What crucial trends are driving the industry?
Tightening regulation, new governance requirements and higher compliance standards are some key trends that are driving the financial industry. Following the materialisation of various ‘unknown unknowns’ such as the global liquidity crunch in 2008, many regulators recognised that tail risk and its underlying correlation features have the potential to dislodge financial systems almost overnight and jeopardise their key mission to protect citizens and individual policyholders.
As such, regulators expanded their scope towards ensuring the overall stability of local, regional and global financial systems. Against this backdrop, it is not surprising that Enterprise Risk Management (ERM) features very highly on regulators’ list of priorities.
Over the last few years, the global developments in ERM have placed the spotlight on the insurance industry. Local regulations, along with the board and senior management’s desire for improved ERM, have been the key drivers of change. The shift in focus towards ERM is also propelled by the International Association of Insurance Supervisors (IAIS), the rapidly evolving regulatory regimes (e.g., Solvency II) and the stronger emphasis by Rating Agencies.
While there is significant progress in the development of ERM in Asia, companies still seem unable to recognise ERM fully as a value creating business that goes beyond mere compliance. Many people think of ERM as merely risk management. The traditional concept of risk management is primarily about performing different activities to mitigate downside risks. The key focus is on solving problems that have been identified in individual processes at the functional levels rather than managing risks from the enterprise perspective. The modern concept of ERM, in contrast, deals not only with risks (“downside”) but also opportunities (“upside”) affecting value creation or preservation. For example, when we sell an insurance product or invest our money in a fund, value is created, but that value could be lost if we do not preserve it. Therefore, ERM provides the structure to balance between value creation and value preservation in an organisation.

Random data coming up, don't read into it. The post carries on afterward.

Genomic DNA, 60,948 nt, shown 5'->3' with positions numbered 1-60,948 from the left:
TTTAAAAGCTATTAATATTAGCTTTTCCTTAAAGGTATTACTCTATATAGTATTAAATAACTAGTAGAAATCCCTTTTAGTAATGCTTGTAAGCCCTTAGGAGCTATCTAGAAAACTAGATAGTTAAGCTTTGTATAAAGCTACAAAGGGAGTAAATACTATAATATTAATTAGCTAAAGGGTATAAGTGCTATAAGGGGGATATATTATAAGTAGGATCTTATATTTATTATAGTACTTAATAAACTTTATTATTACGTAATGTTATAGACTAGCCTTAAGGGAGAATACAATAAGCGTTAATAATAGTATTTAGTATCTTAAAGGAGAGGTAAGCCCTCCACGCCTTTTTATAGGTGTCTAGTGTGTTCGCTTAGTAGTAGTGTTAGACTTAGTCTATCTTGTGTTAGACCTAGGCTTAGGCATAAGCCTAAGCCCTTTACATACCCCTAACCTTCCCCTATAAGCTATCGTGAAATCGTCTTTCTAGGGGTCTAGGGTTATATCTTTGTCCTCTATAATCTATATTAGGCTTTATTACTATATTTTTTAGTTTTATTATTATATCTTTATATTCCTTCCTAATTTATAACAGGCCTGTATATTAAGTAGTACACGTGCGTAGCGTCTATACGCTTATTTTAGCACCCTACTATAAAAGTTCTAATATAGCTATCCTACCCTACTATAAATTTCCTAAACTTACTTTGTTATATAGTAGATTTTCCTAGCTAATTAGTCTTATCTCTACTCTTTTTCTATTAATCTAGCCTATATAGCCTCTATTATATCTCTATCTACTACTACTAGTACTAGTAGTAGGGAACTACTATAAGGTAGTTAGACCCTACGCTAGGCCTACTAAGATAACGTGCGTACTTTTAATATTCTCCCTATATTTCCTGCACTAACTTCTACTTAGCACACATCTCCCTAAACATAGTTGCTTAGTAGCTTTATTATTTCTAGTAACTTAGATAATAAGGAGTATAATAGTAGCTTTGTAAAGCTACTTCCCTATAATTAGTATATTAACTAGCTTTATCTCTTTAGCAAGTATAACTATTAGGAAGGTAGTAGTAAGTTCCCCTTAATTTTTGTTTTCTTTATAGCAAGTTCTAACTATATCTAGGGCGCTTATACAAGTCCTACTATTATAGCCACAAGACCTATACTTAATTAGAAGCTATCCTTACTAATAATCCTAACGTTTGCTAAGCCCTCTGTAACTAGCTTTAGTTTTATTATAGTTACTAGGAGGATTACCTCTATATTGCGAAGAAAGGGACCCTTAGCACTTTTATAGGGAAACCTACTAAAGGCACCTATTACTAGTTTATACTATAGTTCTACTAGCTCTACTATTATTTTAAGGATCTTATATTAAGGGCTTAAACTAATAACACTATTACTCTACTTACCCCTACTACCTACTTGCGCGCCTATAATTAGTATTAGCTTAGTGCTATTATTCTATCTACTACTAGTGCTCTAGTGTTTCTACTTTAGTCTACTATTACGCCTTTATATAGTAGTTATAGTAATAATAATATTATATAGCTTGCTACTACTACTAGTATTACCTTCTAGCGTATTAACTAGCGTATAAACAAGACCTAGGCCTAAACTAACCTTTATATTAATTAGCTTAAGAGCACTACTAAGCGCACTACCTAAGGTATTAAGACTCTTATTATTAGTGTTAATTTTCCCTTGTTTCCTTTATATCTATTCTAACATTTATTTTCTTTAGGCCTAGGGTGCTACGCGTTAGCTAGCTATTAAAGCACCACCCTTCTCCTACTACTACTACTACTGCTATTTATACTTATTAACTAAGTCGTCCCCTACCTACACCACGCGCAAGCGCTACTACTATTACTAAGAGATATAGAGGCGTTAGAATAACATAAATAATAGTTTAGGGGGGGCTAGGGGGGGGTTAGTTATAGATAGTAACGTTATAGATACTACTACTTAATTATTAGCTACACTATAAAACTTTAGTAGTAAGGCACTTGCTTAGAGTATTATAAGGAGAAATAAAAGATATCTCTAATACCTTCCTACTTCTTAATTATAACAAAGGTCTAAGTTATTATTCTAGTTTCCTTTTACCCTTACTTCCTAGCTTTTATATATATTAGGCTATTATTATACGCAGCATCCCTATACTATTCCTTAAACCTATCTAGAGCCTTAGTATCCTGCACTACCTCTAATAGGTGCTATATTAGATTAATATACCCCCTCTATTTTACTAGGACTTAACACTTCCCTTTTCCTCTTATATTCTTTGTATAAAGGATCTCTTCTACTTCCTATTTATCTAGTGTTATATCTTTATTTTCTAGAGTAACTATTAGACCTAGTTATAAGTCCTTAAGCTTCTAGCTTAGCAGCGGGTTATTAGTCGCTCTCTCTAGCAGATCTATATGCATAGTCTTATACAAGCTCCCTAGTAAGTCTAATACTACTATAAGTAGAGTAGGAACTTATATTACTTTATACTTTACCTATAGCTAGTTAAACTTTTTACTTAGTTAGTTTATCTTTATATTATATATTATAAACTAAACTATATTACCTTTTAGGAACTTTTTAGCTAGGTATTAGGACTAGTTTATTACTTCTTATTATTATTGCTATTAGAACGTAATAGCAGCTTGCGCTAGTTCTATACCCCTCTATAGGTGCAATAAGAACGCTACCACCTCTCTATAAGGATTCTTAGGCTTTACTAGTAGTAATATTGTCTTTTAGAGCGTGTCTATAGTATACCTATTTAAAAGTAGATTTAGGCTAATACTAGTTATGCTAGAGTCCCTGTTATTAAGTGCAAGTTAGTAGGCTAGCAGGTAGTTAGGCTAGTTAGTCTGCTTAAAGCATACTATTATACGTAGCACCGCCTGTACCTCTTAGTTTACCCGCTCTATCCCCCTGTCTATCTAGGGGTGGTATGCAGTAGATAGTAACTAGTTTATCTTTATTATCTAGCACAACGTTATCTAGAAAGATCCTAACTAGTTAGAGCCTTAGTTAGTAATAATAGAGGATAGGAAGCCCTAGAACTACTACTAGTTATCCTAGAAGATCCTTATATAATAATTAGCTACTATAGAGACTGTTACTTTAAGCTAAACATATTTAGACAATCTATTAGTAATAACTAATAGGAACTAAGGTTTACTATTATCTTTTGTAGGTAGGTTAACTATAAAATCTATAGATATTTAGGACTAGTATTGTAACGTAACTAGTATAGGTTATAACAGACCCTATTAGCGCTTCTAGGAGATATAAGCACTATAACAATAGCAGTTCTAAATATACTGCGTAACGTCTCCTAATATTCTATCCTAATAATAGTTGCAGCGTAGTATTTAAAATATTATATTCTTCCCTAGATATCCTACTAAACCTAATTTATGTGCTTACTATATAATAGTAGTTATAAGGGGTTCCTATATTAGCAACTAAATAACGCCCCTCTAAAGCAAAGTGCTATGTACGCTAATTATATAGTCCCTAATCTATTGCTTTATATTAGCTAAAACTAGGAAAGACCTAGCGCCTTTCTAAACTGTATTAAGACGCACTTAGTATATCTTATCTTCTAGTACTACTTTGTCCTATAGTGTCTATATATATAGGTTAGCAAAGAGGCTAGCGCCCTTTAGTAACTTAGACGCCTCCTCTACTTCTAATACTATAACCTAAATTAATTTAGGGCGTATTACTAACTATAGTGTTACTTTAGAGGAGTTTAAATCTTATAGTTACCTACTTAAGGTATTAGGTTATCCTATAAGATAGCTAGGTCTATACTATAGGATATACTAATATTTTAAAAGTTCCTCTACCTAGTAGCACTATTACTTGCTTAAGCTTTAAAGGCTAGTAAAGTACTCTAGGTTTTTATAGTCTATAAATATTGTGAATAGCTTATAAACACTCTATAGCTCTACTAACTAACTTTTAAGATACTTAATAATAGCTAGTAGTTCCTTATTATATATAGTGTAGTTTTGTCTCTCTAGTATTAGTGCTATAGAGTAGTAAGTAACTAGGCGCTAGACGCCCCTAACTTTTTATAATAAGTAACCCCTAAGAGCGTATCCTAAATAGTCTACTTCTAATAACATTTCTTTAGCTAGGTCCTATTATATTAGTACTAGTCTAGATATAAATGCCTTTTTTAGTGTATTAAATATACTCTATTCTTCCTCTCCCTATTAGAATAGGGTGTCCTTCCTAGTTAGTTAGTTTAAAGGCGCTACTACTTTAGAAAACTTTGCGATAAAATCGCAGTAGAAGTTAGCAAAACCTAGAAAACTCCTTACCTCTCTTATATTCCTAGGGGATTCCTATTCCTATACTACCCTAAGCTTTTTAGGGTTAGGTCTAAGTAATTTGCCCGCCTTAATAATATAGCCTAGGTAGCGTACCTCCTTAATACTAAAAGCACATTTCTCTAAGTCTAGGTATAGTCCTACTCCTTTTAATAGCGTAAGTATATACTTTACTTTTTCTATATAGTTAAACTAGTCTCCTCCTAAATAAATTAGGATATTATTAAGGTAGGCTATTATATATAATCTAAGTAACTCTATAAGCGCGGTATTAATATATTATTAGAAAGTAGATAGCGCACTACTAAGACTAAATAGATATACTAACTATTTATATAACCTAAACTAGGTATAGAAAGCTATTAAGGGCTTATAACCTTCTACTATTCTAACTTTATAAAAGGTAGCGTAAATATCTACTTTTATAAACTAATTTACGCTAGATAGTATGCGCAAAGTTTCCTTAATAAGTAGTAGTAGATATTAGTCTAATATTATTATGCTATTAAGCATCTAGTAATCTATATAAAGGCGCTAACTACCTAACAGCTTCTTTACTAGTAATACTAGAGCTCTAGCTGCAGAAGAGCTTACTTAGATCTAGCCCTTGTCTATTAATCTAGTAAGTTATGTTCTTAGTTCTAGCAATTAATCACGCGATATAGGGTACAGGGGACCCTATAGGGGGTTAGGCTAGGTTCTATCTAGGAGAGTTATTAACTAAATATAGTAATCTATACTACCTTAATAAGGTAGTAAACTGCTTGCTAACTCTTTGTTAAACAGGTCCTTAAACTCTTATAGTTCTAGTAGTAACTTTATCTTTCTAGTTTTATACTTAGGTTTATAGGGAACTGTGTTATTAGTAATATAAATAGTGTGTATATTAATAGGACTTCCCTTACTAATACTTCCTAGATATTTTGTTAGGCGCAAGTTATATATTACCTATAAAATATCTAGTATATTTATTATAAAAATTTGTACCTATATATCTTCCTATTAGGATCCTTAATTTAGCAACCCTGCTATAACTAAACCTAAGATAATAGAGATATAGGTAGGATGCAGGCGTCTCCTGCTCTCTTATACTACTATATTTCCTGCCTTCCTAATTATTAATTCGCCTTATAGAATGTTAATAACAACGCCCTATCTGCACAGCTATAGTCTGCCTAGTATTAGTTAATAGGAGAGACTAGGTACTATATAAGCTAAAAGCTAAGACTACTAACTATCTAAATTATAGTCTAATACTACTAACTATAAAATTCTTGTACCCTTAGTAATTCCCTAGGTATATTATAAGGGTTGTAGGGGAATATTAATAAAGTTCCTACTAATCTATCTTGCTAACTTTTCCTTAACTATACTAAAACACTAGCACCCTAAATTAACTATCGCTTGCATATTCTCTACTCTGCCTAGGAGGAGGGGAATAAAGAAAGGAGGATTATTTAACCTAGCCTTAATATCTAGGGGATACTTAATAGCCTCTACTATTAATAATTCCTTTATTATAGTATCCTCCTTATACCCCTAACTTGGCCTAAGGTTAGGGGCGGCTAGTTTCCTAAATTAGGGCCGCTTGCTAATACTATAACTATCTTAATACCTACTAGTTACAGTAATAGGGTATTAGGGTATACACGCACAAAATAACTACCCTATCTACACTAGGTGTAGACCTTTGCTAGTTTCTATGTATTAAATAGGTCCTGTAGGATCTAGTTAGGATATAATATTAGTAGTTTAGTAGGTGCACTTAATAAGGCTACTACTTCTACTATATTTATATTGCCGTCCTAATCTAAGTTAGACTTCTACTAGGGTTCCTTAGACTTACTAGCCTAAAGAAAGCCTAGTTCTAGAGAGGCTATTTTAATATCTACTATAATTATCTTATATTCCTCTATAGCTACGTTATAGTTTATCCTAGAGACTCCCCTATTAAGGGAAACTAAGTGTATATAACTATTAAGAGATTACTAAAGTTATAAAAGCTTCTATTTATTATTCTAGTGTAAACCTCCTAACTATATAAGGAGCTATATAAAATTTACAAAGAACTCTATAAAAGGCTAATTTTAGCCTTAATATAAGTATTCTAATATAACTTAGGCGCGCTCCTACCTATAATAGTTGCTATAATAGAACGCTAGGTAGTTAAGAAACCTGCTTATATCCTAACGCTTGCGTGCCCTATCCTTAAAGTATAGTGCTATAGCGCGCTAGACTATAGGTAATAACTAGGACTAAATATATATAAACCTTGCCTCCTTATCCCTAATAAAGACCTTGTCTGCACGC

What market segments will experience the most growth and why?
Asian insurers are looking beyond regulatory challenges to address their true business needs by engaging ERM as strategic partners to drive business strategy in alignment with broader risk perspective. Two ERM segments will be expected to grow significantly.
1. Economic Capital Model (ECM)
ERM helps to determine risk appetite, assess risk diversification and evaluate emerging risks. To measure and control its material risks on a holistic approach, companies will develop an in-house ECM which allows for the modelling of dependencies and diversification effects. This leads to capital efficiency and enables more robust underwriting, pricing, portfolio optimisation and risk transfer decisions.
An ECM can use to define and monitor the overall risk appetite and tolerance of a firm. Appropriately defined, risk appetite & tolerance translated into appropriate risk limits could guide a company’s strategic journey and govern its underwriting and investment management towards achieving its long term objectives.